by | Nov 21, 2008 | Detroit Free Press | 0 comments

The Lions play their last game of the season tonight, and then we find out just how much Christmas spirit Wayne Fontes can count on.

Fontes and owner William Clay Ford have always had a good relationship, but a season like 1996 could make Romeo and Juliet sleep in separate bedrooms.

So perhaps Wayne is looking to tweak Mr. Ford’s holiday cheer. Why, I can just envision their meeting Christmas Eve, when Wayne will suggest — before they do anything rash — that they share a few Christmas carols.

Christmas carols?

But of course. Wayne will do the singing. Such as this classic, to the tune of “O, Christmas Tree.”

Oh, Mister Ford, Oh, Mister Ford,

How very well, you’re looo-king.

You say you want, to talk to me,

First won’t you try my cooking?

We’ll talk about, the olden times,

You’ll drink your wine and maybe mine,

And when the room, begins to spin,

Let’s talk about my contract.

Or he could appeal to Ford’s friendly side, with this version of “Winter Wonderland.”

People talk, I’m not listenin’,

When they point, I’m a whistlin’.

I’m coaching along, singing a song,

Countin’ on my buddy, Mr. Ford.

Or this one to “Frosty the Snowman.” Bill Ford, the owner,

Is the greatest guy I know.

When he picks his staff

people laugh,

He tells them where to go.

Bill Ford the owner,

Is as wise as he can be,

And he’d never fire

His favorite hire

If that hire would be me — would he?

If the owner is not amused, Wayne can go with the product loyalty angle, doing his version of “Blue Christmas.”

I’d have a blue Christmas, without Ford.

What would I drive, if I were, without Ford?

Other teams, they might call,

They’re not tempting to me.

Football ain’t football

Without my friend Bill-y

Naturally, Fontes can only go to the friendship well so many times. Pretty soon he’ll have to address his actual team. I suspect he might sing the blues about his injuries, perhaps using the old tune “The 12 Days of Christmas.” On the sixth day of Christmas,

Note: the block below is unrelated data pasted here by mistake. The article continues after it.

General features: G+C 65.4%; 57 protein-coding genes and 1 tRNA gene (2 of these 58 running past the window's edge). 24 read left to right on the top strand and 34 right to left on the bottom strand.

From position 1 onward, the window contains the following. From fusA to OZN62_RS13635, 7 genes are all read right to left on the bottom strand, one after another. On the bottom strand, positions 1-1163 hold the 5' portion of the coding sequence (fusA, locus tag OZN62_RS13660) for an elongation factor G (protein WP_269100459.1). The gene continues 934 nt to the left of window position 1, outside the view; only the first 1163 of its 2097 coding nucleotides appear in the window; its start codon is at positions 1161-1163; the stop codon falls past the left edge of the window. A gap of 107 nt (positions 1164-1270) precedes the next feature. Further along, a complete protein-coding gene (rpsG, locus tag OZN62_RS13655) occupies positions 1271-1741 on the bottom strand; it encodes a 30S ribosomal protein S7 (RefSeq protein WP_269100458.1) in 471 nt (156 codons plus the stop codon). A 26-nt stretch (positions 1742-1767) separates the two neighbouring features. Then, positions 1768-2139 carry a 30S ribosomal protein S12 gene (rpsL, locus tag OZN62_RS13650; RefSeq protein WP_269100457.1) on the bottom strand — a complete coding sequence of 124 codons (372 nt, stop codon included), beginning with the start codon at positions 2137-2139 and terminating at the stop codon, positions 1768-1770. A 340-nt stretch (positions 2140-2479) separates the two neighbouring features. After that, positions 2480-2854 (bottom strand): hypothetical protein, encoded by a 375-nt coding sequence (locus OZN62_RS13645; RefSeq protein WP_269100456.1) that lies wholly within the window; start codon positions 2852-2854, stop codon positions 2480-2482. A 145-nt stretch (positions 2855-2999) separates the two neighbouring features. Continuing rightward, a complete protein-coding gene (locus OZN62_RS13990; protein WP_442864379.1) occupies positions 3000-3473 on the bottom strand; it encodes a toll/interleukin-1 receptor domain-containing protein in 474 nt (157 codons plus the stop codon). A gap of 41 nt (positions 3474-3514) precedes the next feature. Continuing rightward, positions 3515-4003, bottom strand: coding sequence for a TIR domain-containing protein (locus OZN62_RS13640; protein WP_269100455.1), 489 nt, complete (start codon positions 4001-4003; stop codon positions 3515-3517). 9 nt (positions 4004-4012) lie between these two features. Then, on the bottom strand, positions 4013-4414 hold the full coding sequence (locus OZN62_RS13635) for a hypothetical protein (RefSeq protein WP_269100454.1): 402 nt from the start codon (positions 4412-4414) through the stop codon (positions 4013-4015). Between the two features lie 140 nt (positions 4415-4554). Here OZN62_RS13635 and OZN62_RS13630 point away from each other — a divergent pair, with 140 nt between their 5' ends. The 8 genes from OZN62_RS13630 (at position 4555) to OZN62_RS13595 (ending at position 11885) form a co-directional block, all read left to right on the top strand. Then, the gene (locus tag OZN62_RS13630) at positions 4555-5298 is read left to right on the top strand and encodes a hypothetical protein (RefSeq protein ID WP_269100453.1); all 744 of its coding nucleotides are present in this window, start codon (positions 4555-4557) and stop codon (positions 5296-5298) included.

This franchise heaped on me,

6 limping corners,

5 hurt linebackers,

4 sore receivers,

3 aching linemen,

2 useless tight ends,

And a quarterback who imitates me.

And if that doesn’t work, Wayne can blame his assistant coaches — he has done it before — giving a spirited rendition of “Deck the Halls.”

Fire the guy who ruined my offense!

Fa-la-la-la-la, it’s all his fault.

And the guy who ruined my defense!

Fa-la-la-la-la, it’s all his fault.

Special teams, QBs and DBs?

Gotta go, gotta go, gotta go,

Next time I won’t hire such losers,

Fa-la-la-la-la, it’s all their fault.

Of course, Mr. Ford has heard the assistant coach excuse before. Wayne may have no choice but to point the finger at his players, and suggest they change the roster, to the tune of “Let It Snow.”

Oh, the cornerbacks here are lousy,

And the safeties sure are drowsy,

Our linebacking corps is slow,

Let ’em go, let ’em go, let ’em go.

Oh, my quarterback is a head case,

And my guards are often red-faced,

Who got these guys I don’t know,

But let ’em go, let ’em go, let ’em go.

If Mr. Ford asks him to pinpoint the problem, he can always sing about the

secondary, to the tune of “White Christmas.”

They’re dreaming of an in-ter-ception,

Just like the ones that some teams do.

How we all would cackle,

If they could tackle,

Or once, knock down a pass or two.

Fontes could also blame his bickering receivers, in “Little Drummer Boy.”

Brett says, please throw to me, I’m


Herm says, no, throw to me, I’m

op-op-op-en. Johnnie says, throw to me, I’m


Pick option 1-2-3, they’re


Each is the one!

This is not fun.

And when we run they say, boy, are you dumb,

We were op-en.”

Finally, when he has fired his best shots, Fontes can move in for the kill. Put on the red suit and the white beard and sing “All I Want for Christmas.”

All I want for Christmas is just one more year,

A year so dear,

Please have no fear.

All I want for Christmas is just one more year,

So, Bill, what do you say? . . .

And the answer is . . .

Sorry. No opening presents until Wednesday.


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Mitch Albom writes about running an orphanage in impoverished Port-au-Prince, Haiti, his kids, their hardships, laughs and challenges, and the life lessons he’s learned there every day.

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